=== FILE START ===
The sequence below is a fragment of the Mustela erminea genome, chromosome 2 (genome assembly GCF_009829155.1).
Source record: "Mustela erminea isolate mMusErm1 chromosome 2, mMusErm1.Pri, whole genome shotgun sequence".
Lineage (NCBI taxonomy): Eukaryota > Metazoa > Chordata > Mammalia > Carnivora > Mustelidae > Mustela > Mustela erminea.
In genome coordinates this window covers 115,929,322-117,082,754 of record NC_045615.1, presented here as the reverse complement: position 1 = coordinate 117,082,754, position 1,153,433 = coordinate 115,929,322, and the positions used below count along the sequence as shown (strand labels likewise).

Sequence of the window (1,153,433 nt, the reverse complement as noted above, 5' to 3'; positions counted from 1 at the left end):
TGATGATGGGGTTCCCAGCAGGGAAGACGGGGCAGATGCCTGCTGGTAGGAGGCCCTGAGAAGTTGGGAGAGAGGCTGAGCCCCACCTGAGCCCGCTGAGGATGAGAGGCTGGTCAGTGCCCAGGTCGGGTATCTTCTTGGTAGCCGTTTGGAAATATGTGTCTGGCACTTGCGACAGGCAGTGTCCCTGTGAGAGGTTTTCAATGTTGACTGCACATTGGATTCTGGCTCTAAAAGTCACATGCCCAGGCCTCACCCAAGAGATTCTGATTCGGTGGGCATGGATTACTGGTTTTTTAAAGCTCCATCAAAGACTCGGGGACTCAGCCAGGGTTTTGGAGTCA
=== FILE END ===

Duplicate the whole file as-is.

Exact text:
The sequence below is a fragment of the Mustela erminea genome, chromosome 2 (genome assembly GCF_009829155.1).
Source record: "Mustela erminea isolate mMusErm1 chromosome 2, mMusErm1.Pri, whole genome shotgun sequence".
Lineage (NCBI taxonomy): Eukaryota > Metazoa > Chordata > Mammalia > Carnivora > Mustelidae > Mustela > Mustela erminea.
In genome coordinates this window covers 115,929,322-117,082,754 of record NC_045615.1, presented here as the reverse complement: position 1 = coordinate 117,082,754, position 1,153,433 = coordinate 115,929,322, and the positions used below count along the sequence as shown (strand labels likewise).

Sequence of the window (1,153,433 nt, the reverse complement as noted above, 5' to 3'; positions counted from 1 at the left end):
TGATGATGGGGTTCCCAGCAGGGAAGACGGGGCAGATGCCTGCTGGTAGGAGGCCCTGAGAAGTTGGGAGAGAGGCTGAGCCCCACCTGAGCCCGCTGAGGATGAGAGGCTGGTCAGTGCCCAGGTCGGGTATCTTCTTGGTAGCCGTTTGGAAATATGTGTCTGGCACTTGCGACAGGCAGTGTCCCTGTGAGAGGTTTTCAATGTTGACTGCACATTGGATTCTGGCTCTAAAAGTCACATGCCCAGGCCTCACCCAAGAGATTCTGATTCGGTGGGCATGGATTACTGGTTTTTTAAAGCTCCATCAAAGACTCGGGGACTCAGCCAGGGTTTTGGAGTCA